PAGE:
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Oil and gas rig workers started a 12-hour strike today at platforms in the North Sea operated by Total, in the latest industrial action by the employees who are in a dispute over pay and shifts with France’s oil and gas major.
Some 45 workers at platforms in the UK North Sea began the 12-hour strike at 11:00 GMT today, a spokesman for the UK’s biggest trade union, Unite, told Reuters.
Currently, there are no talks planned with Total over the dispute causing the strikes, the spokesman noted.
Last Monday, oil and gas rig workers staged a 24-hour strike at Total’s oil and gas platforms Alwyn, Elgin, and Dunbar. The strike ended as planned early last Tuesday, but the platforms needed up to 24 hours to resume full production.
Due to the strike, gas flows to the UK shores were disrupted last week, but stored crude oil was expected to offset any impacts on oil supply at a time when supply disruptions around the world abound, spare capacity is thinning, and another disruption is looming with the reduction of Iran’s oil exports with the return of the U.S. sanctions.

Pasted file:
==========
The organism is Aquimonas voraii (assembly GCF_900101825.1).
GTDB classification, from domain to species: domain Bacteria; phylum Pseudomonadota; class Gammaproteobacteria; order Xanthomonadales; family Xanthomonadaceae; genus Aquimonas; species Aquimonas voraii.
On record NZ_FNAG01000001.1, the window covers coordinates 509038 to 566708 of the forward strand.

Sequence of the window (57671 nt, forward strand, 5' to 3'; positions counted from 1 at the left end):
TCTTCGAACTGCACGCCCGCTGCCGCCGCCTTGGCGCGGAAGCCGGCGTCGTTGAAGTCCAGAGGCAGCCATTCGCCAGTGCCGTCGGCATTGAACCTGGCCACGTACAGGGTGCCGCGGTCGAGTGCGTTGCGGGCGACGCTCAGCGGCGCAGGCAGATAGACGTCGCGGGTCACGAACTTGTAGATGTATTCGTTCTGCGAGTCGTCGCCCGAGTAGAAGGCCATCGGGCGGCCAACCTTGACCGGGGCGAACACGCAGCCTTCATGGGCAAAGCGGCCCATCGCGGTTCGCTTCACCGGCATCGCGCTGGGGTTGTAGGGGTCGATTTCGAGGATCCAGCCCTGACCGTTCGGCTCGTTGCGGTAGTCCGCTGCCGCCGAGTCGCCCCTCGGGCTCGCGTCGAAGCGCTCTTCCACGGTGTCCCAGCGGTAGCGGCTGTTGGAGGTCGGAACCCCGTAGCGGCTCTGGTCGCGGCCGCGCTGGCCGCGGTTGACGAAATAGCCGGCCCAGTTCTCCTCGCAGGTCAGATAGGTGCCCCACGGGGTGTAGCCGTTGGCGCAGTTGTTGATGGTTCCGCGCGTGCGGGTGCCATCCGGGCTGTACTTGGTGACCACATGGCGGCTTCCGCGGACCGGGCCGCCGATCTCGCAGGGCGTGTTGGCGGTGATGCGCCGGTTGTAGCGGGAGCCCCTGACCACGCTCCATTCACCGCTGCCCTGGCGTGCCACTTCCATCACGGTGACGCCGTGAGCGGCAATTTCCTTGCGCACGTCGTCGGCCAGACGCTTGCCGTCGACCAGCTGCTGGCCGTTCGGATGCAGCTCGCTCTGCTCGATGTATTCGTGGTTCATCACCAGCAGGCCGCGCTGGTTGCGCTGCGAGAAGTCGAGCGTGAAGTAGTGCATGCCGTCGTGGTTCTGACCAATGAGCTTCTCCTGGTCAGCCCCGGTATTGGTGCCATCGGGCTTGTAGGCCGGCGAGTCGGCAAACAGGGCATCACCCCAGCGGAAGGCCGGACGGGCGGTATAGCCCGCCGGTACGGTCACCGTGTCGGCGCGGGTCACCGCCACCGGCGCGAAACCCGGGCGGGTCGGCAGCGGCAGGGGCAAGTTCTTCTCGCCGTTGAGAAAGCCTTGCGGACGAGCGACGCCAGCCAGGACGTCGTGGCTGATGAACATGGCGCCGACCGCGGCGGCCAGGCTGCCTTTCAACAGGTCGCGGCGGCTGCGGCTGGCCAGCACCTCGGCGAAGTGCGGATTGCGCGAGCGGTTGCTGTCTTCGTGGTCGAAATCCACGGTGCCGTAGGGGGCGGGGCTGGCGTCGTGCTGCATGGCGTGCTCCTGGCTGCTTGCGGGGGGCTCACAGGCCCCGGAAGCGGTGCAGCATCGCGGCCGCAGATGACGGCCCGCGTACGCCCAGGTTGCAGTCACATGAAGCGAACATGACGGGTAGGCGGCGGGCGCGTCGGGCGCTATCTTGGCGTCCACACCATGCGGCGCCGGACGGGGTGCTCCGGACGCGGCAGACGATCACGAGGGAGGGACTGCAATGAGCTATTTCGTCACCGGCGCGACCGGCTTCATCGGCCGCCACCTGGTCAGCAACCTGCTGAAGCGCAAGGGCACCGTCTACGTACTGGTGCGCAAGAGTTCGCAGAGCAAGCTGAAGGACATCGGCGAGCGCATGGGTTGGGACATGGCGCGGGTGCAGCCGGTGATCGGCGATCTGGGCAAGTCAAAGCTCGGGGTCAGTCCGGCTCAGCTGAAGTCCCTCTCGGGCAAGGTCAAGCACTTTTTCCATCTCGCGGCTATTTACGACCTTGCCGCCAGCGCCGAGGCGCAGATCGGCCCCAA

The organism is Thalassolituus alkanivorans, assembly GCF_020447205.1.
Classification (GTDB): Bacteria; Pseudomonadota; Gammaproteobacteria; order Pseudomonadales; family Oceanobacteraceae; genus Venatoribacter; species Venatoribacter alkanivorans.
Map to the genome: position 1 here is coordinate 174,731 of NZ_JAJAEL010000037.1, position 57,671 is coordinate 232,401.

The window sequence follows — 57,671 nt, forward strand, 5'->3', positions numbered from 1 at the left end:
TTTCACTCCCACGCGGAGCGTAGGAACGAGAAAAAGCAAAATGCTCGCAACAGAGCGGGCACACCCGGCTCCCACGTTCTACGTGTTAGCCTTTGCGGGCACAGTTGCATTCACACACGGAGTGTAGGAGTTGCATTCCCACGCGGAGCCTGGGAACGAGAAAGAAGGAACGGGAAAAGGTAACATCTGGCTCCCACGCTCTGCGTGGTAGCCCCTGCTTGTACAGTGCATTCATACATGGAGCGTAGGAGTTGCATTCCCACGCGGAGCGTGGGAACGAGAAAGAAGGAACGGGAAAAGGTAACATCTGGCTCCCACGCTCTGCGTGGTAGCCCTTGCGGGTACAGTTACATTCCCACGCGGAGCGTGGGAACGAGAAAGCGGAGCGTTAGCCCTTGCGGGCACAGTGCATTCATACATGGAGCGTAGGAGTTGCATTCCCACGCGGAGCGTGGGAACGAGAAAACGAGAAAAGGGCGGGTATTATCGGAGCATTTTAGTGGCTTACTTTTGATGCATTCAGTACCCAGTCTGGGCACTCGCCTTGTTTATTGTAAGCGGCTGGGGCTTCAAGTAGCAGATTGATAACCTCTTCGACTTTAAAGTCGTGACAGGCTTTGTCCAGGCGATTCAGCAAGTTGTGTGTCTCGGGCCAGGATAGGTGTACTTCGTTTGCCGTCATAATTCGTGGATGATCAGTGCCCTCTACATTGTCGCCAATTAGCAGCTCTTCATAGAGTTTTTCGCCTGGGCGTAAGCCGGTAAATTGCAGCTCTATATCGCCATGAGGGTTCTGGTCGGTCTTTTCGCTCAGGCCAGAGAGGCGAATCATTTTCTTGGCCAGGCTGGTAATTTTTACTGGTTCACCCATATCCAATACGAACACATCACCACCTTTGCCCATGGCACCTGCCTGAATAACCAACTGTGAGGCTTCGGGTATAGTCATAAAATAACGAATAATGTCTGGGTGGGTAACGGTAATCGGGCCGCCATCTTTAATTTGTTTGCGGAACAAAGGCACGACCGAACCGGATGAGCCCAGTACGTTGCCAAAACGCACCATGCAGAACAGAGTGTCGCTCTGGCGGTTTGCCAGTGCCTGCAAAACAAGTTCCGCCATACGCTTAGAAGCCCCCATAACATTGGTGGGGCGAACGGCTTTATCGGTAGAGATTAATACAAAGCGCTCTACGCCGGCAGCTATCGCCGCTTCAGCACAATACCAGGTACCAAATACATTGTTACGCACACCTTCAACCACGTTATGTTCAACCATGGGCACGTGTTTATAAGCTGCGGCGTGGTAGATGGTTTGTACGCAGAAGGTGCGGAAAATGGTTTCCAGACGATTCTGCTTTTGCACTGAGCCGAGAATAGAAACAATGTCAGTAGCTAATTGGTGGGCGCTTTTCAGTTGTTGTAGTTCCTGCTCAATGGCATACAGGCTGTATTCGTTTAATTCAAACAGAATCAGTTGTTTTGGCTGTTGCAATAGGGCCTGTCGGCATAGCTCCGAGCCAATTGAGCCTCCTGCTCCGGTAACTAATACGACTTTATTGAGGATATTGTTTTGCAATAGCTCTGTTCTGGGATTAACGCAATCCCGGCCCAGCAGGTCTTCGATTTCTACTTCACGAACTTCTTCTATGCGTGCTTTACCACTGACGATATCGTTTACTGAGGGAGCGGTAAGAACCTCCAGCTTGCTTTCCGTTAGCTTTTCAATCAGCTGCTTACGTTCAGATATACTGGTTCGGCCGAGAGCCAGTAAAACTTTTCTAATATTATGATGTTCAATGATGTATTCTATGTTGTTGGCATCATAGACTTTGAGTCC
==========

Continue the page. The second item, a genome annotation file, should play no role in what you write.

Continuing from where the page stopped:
The fields hit by the 24-hour strike account for some 10 percent of the UK’s gas production. Crude oil production at Alwyn, Elgin, and Dunbar pumps up to 50,000 bpd to the Forties and Brent Blend crude streams—the key components of the Dated Brent benchmark.
The dispute arose after Total wanted to place workers at the platforms on a three-week rotation system instead of two.
“The dispute concerns the company’s wage review and its plans to force workers to increase their offshore working time,” Unite union said earlier this month, when it announced it would go on a strike.
The 24-hour stoppages were planned to begin early morning local time on July 23, August 6, and August 20. The 12-hour stoppages were set to start at noon local time on July 30 and August 13.
By Tsvetana Paraskova for Oilprice.com
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Tsvetana is a writer for Oilprice.com with over a decade of experience writing for news outlets such as iNVEZZ and SeeNews.